Coping With A Crisis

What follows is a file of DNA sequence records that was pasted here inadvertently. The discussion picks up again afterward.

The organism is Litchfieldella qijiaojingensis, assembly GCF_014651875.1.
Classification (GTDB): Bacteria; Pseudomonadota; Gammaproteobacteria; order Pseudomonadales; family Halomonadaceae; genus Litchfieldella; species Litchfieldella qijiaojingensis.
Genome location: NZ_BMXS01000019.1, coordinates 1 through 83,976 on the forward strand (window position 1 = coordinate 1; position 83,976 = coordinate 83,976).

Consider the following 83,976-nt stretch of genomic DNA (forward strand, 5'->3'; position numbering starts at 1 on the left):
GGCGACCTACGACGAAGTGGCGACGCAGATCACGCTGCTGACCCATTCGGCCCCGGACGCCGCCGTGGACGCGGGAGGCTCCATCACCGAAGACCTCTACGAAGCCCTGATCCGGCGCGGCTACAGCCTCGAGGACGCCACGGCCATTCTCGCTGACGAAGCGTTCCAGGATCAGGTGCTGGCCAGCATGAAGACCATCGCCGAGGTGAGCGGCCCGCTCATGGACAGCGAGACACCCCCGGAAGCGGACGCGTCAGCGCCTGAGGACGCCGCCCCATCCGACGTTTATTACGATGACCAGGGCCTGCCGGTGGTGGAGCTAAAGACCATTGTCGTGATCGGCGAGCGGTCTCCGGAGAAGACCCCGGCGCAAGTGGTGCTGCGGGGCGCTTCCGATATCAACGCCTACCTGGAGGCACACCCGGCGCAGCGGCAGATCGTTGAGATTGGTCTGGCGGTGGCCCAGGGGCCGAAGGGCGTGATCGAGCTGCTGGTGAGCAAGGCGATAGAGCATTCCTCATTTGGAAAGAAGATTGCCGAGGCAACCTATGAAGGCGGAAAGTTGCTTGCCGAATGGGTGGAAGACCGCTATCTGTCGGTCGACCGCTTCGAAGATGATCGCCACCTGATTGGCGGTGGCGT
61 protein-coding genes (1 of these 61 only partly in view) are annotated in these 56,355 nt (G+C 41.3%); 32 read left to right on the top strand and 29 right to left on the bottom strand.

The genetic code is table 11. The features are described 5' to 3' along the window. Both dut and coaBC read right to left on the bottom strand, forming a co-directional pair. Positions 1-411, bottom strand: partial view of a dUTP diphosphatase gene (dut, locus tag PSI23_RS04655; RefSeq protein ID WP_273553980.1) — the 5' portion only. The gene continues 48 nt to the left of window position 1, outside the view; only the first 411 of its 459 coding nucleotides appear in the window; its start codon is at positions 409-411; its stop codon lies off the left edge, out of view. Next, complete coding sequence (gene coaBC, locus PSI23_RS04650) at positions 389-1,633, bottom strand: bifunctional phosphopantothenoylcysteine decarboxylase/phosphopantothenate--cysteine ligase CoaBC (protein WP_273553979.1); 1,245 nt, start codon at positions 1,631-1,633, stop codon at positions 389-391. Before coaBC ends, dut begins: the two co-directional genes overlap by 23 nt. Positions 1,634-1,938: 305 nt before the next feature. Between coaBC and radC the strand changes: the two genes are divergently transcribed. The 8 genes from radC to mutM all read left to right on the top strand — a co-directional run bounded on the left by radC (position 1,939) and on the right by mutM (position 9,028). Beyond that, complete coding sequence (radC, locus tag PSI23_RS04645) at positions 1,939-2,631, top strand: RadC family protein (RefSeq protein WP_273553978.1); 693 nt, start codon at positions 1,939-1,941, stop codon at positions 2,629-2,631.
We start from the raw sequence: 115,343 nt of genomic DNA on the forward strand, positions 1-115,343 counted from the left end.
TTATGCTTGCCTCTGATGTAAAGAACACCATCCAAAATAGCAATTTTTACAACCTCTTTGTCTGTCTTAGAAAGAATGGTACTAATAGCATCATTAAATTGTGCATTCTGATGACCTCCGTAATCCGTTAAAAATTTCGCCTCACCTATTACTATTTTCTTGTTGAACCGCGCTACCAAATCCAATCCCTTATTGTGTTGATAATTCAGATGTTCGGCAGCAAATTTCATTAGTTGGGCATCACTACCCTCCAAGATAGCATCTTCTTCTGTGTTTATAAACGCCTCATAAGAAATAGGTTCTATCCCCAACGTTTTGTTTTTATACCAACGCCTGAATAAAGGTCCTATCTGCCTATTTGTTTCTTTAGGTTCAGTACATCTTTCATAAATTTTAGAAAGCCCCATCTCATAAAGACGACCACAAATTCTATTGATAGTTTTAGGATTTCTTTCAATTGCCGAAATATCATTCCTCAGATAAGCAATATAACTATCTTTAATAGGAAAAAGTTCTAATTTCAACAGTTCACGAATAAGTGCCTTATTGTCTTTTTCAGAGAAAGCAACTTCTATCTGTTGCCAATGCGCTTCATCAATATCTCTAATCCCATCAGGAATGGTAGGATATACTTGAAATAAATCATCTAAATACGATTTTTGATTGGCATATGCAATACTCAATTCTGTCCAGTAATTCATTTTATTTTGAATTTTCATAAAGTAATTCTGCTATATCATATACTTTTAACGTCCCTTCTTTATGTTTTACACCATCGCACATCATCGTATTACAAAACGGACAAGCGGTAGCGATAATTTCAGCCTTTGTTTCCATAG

There is nothing more futile than trying to solve a problem for someone who does not believe in solving it or is not interested. There will be no commitment of energy and concentration to solve something that does not believe that it’s affecting you. This applies to any kind of crisis, alcoholics, drug addicts and what other people suffering from addiction, not his real recovery can begin until they have accepted that they have a problem that must be solved. See more detailed opinions by reading what Barclays offers on the topic.. When crises do not directly affect the life is more difficult to know when it has bottomed out and when recovery begins. People have a great fear of change, to try new things, prefer the established, what they consider safe ground but does not correspond to the ideal pursued and this is mainly why they refuse to abandon what is known to them, prefer try to recover again and again, repeating the same steps, changing nothing and pray for a miracle that will achieve better results. The first impulse of every human being before a problem is the denial, it hurts us accept that we have failed greatly, we are very intolerant of failure, and although many crises are not caused by our fault, we tend to think we could or should have done more to get another result, we feel that we should give a reasonable and rational explanation we limit our liability or release it to make it less burdensome, and until then conceal, deny and evade the problem, we see how it affects others, but do not want to see how it affects us..